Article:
If none of the above are available, any friend or family member can receive the flag. This order of succession makes the ceremony simpler for the military personnel. 

Military Flag Presentation Ceremony

The presentation ceremony itself is a sight to see. It’s a show of honor and military tradition. How it’s presented to the recipient is an integral part of the funeral process. 

The flag is first carried to the ceremony on the casket or with the urn. It’s draped over the casket as a visible symbol of honor. In the case of cremation, the flag is near the urn. Next, the folding ceremony takes place. Each of the 12 folds of the burial flag signifies something different about the Armed Forces and military tradition. Some folds have religious symbolism, and others are a symbol of eternal life. 

Once folded and tucked in, the flag has even more meaning. It now resembles a tricorne military hat, similar to the ones soldiers wore under George Washington in the Revolutionary War. The folded flag is finally presented to the military chaplain. This is the person who will then approach the next of kin, presenting the flag with their condolences. 

After the Flag Presentation

What comes after the funeral flag presentation? Once the funeral has ended, the next of kin is free to do what they wish with the flag. It’s important to note that this flag is not intended for outdoor use.

Don’t hang the flag outdoors unless it’s donated to a national cemetery. National cemeteries display these flags on special occasions. 

Otherwise, most families store these flags in a safe place. Families display the flags next to a military portrait or other memorabilia, or near an urn in the case of cremation.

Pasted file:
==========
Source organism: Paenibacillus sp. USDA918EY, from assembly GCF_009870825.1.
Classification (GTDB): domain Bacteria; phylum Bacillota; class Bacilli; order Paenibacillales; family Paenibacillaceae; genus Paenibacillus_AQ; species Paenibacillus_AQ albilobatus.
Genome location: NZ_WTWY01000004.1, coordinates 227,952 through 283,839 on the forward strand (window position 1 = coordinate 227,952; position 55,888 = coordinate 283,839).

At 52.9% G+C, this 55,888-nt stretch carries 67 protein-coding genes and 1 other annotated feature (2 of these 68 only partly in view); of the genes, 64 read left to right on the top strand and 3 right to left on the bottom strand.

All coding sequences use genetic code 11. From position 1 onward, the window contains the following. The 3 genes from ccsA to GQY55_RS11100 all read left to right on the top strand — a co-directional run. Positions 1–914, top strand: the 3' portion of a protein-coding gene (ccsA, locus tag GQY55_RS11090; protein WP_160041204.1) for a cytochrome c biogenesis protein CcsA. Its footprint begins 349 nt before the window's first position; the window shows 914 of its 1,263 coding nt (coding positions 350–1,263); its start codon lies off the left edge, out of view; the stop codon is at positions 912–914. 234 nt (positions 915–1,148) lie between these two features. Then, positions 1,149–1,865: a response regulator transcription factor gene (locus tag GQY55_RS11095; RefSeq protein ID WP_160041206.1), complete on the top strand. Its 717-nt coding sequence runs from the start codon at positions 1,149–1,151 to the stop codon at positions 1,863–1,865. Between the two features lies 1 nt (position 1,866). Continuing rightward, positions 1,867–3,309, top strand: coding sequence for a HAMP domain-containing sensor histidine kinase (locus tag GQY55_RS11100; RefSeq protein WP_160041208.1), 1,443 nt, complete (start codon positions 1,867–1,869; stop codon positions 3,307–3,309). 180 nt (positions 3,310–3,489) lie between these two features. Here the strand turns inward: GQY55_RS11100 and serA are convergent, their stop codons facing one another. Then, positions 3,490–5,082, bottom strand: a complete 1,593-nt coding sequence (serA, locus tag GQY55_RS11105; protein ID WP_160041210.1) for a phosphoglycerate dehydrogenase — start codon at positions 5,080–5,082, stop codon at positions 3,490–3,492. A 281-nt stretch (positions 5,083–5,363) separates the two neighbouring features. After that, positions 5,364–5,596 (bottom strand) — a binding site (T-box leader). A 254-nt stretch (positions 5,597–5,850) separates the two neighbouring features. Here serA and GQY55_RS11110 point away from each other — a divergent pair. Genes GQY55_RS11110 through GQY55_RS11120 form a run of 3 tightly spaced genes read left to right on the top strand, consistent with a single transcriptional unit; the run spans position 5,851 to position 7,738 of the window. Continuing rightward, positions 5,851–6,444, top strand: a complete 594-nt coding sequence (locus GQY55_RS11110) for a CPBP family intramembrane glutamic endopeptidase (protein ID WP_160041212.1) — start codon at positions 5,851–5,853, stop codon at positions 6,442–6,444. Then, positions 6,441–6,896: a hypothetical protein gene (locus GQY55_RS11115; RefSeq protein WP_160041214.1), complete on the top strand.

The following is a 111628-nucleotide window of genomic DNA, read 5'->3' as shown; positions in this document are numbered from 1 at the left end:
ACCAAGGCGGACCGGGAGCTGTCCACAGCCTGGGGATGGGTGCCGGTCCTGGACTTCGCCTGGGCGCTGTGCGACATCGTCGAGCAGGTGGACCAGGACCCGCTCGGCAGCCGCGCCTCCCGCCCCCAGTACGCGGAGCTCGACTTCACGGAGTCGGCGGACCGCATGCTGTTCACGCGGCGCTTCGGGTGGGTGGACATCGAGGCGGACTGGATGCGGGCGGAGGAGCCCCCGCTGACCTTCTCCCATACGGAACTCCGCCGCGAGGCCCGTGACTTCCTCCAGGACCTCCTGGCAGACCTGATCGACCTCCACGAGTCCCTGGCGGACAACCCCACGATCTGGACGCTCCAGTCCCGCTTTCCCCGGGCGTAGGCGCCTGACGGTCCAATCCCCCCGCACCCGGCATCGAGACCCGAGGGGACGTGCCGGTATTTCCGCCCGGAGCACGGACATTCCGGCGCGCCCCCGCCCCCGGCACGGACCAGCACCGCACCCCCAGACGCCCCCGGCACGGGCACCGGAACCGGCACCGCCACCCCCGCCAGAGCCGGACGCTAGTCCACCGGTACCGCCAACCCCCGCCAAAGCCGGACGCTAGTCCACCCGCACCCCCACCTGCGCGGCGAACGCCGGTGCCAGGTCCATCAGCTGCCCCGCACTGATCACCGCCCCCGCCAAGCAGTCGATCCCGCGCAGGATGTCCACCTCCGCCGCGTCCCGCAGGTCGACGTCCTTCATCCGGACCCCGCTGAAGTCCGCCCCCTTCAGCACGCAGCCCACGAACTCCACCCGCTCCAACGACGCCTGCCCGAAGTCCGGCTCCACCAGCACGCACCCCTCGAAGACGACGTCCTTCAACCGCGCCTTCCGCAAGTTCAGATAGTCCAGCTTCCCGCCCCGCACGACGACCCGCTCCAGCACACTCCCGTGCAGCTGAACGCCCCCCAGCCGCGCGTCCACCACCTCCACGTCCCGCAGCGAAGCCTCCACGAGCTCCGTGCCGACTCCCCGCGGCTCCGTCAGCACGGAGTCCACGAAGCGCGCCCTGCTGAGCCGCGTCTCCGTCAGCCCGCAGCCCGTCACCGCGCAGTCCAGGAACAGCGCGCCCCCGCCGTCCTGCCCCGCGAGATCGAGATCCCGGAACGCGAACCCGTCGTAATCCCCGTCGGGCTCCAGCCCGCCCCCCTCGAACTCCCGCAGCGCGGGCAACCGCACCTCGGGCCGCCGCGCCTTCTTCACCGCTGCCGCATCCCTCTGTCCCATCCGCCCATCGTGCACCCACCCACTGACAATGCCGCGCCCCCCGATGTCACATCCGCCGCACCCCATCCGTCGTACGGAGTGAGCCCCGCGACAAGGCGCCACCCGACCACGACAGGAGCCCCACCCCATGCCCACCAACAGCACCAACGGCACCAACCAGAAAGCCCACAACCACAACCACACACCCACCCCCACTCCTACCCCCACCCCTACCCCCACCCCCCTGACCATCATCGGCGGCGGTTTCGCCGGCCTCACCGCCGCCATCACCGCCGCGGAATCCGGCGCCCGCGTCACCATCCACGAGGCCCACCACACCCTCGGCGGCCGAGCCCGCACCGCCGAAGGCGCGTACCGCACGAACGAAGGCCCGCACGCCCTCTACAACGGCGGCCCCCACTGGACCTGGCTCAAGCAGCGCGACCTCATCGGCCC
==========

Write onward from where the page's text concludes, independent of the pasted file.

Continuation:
Flag code doesn’t mention how families keep their funeral flags. Some insist the flag is to remain folded while others choose to display it unfolded. So, there’s no protocol to worry about when handling a funeral flag after the presentation ceremony. 

Funeral Flag Presentation: A Sign of Honor 

The funeral flag presentation in military funerals is one of the many ways the United States honors veterans. Available to anyone who died on active duty or served in the U.S. Armed Forces, the flag presentation is a way to share military honor with the deceased’s family.

These flags are for the deceased on behalf of the Armed Forces and the President of the United States. The draping of flags was a symbol used by soldiers for centuries. Today, this tradition lives on in the flag presentation ceremony, and families have these flags as a memento of their loved one’s service for years to come. 

If you're looking to read more on military funerals, read our guide on military funeral honors.


Sources

  1. “Burial Flags.” U.S. Department of Veterans Affairs: National Cemetery Administration. 9 January 2018. CEM.VA.gov
  2. “Final Salute with Military Funeral Honors.” Veterans Affairs. VA.org
  3. “The Story of Taps.” U.S. Department of Veterans Affairs: Celebrating America’s Freedoms. VA.gov